Confirmed: Speeding increased during the first lockdown despite fewer cars on the road

Confirmed: Speeding increased during the first lockdown despite fewer cars on the road

Government data shows that the number of speeding drivers increased by 7% during the first lockdown.

As traffic levels plummeted by up to 73%, the proportion of motorists exceeding the speed limit surged compared with the same period in 2019.1 

The rate of offences increased most on single carriageways from 10% to 17%, and 30mph roads, where offences rose from 56% to 63%, compared to last year.

Meanwhile on motorways, speeding increased by just 1% from 52% to 53%.

During the first three weeks of the lockdown six forces – The Met, Northamptonshire, Gwent, Staffordshire, Kent and Humberside – all caught motorists driving at speeds in excess of 130mph.

Quieter roads saw more offenders and astounding lockdown speeds.

One extreme rule breaker was caught driving at 163mph on the M1 in April2,  while another driver posted footage of himself reaching 201mph on the M23 in an Audi RS6.3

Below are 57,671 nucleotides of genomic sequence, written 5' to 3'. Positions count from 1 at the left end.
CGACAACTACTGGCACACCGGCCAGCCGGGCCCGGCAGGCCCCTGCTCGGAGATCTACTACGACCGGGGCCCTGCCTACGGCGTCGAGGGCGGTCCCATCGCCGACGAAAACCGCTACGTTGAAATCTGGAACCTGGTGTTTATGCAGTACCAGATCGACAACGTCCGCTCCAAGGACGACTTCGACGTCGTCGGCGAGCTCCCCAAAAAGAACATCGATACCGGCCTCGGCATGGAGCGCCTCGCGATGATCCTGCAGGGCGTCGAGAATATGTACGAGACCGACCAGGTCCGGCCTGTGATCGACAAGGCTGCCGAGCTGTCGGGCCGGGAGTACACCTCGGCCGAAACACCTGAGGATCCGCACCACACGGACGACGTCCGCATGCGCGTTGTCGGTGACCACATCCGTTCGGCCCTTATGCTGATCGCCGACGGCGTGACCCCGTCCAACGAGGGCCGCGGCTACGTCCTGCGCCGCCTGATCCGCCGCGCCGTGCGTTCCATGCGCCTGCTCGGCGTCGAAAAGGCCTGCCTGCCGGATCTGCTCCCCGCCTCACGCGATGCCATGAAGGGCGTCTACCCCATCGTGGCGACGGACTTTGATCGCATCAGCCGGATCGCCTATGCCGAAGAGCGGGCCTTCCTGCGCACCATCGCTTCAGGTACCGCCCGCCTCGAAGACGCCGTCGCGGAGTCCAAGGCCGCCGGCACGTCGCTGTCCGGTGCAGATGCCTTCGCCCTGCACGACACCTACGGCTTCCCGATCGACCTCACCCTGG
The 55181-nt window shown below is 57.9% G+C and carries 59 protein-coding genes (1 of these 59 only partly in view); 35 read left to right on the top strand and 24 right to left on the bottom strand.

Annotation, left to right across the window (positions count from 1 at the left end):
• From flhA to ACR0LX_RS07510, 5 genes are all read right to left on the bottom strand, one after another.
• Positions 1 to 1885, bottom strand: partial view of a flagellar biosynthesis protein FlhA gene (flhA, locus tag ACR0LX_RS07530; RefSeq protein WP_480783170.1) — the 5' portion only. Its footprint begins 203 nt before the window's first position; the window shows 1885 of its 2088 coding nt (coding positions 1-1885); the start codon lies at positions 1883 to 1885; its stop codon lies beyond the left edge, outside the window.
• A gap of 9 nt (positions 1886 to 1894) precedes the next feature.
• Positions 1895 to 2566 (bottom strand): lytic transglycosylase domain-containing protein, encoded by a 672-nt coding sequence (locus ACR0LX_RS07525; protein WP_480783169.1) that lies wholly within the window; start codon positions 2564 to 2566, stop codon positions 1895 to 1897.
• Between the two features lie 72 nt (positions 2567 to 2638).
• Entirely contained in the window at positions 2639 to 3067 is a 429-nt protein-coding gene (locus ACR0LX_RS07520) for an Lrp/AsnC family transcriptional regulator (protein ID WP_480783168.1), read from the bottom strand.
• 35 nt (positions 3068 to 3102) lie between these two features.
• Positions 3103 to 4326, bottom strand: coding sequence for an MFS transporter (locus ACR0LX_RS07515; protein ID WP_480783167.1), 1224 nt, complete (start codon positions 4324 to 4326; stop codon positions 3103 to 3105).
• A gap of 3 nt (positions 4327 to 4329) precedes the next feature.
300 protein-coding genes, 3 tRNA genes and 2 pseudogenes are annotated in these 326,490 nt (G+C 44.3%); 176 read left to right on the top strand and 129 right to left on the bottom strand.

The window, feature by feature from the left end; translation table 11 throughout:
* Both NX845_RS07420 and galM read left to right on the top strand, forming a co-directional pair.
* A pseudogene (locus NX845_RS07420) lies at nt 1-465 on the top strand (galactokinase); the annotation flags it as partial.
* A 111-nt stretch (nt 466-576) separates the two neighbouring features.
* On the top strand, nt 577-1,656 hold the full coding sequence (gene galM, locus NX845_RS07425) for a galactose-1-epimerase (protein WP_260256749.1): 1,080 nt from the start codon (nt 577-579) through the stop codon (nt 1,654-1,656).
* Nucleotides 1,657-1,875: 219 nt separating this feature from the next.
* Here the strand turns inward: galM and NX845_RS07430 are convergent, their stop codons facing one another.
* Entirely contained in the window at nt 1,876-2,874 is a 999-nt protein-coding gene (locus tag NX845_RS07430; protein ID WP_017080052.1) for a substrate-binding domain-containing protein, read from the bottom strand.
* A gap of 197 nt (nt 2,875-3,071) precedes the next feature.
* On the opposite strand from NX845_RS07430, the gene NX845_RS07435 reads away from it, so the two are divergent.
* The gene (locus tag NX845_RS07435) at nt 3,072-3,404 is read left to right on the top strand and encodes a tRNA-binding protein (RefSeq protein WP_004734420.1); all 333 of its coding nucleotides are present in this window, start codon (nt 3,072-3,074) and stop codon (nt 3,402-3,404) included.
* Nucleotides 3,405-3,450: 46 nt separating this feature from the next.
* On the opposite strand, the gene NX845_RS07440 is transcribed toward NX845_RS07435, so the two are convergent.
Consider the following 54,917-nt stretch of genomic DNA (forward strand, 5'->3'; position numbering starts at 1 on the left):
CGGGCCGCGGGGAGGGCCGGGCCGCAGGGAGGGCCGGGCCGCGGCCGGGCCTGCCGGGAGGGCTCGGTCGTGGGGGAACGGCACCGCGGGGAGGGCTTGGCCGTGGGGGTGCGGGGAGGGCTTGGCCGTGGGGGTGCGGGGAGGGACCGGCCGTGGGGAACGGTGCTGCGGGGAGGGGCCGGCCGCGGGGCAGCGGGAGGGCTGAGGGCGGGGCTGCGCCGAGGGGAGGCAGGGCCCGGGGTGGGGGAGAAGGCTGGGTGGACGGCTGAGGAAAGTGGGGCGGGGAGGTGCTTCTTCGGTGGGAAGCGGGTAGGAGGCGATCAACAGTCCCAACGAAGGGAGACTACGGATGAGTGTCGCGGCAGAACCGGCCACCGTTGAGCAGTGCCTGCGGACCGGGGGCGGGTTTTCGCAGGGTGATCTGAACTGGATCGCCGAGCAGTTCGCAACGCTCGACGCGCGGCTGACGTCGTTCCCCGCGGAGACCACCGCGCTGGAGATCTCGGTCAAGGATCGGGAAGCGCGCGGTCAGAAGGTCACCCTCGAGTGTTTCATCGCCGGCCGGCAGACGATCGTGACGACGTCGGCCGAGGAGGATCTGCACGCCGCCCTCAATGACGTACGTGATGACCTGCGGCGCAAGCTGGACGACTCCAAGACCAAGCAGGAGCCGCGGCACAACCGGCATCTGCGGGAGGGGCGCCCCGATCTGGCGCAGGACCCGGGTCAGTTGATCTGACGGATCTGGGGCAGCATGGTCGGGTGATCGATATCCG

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The Department for Transport’s (DfT) latest analysis uses data collected from Automatic Traffic Counters rather than records of offences.

RAC head of roads policy Nicholas Lyes said: “This data confirms what we previously suspected: lower traffic volumes sadly led to some shocking levels of speed limit disobedience, particularly on 30mph limit roads.

“This dangerous behaviour unnecessarily put lives at risk during the first national lockdown when more people were walking and cycling.”

Extreme speeding also spiked during the first lockdown as exceeding the limit by 10mph went up from 13% to 15% on motorways, 1% to 3% on single carriageway roads and 6% to 8% on 30mph roads.

When lockdown rules began to relax, excess speeds returned to normal levels despite traffic numbers reaching 80% of usual levels.

For some drivers the emptier roads were an invitation to break the rules.

According to RAC research almost one in 10 (8%) people claimed to have seen more drivers using handheld mobile phones at the wheel than they would have done in non-lockdown conditions.

A further 5% of those surveyed believed they had witnessed vehicles racing on public roads.

Mr Lyes said: "Empty roads should not be an excuse to drive dangerously and it would be frightening to think one of the legacies of the lockdown is a complete disregard for speed limits and other road users’ safety.”

DfT data shows that excessive speed was responsible for 4,652 road traffic collisions – or the equivalent of 13 road traffic collisions a day during 2018, although because of how data is recorded this figure may underestimate the true number.



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